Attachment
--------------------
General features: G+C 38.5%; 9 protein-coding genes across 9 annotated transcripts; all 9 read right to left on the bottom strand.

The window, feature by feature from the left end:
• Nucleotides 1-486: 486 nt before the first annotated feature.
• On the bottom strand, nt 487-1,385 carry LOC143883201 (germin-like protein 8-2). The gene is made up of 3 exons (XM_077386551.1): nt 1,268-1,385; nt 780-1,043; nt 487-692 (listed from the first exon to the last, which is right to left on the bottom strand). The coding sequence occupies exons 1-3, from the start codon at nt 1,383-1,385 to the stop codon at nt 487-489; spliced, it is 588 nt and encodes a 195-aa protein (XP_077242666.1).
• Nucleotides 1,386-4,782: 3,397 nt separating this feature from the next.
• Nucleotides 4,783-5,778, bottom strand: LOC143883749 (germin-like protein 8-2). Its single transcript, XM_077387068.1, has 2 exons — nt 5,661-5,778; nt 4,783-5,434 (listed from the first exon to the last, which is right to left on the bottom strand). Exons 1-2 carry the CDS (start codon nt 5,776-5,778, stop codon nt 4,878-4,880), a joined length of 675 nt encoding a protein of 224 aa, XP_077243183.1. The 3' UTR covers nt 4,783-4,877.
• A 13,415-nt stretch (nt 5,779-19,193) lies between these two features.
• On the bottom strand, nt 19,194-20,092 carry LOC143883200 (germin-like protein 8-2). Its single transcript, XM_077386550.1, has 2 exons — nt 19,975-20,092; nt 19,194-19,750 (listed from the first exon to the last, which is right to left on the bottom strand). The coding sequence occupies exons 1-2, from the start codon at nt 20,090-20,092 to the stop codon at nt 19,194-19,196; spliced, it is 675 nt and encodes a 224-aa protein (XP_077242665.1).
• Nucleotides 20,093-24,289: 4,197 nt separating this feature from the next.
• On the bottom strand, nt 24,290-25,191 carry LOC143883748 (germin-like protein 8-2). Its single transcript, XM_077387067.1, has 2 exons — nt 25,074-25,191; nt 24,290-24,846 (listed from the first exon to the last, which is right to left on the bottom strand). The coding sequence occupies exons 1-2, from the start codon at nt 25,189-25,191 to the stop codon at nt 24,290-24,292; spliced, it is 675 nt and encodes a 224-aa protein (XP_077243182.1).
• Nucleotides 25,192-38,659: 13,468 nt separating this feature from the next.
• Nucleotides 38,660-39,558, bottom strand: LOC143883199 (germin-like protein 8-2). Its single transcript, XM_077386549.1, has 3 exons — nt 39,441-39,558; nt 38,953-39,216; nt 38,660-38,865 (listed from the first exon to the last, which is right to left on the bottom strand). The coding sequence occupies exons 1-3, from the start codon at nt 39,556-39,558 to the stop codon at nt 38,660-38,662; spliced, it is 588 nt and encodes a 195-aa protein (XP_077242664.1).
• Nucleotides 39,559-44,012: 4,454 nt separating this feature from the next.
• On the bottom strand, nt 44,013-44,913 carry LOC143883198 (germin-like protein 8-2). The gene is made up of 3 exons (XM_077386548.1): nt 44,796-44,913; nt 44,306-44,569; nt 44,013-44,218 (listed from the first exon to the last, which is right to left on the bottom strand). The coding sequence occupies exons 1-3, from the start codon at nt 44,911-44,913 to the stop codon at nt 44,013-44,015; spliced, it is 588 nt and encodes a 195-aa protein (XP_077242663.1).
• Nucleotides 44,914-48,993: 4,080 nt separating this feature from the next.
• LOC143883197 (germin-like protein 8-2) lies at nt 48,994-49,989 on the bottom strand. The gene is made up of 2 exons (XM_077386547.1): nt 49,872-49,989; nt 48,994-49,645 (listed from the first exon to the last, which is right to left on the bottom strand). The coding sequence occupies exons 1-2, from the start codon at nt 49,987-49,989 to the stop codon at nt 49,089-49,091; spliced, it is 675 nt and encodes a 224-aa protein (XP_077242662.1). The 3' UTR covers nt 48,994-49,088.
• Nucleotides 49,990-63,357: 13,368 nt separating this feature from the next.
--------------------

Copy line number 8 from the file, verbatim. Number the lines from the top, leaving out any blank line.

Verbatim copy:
• On the bottom strand, nt 19,194-20,092 carry LOC143883200 (germin-like protein 8-2). Its single transcript, XM_077386550.1, has 2 exons — nt 19,975-20,092; nt 19,194-19,750 (listed from the first exon to the last, which is right to left on the bottom strand). The coding sequence occupies exons 1-2, from the start codon at nt 20,090-20,092 to the stop codon at nt 19,194-19,196; spliced, it is 675 nt and encodes a 224-aa protein (XP_077242665.1).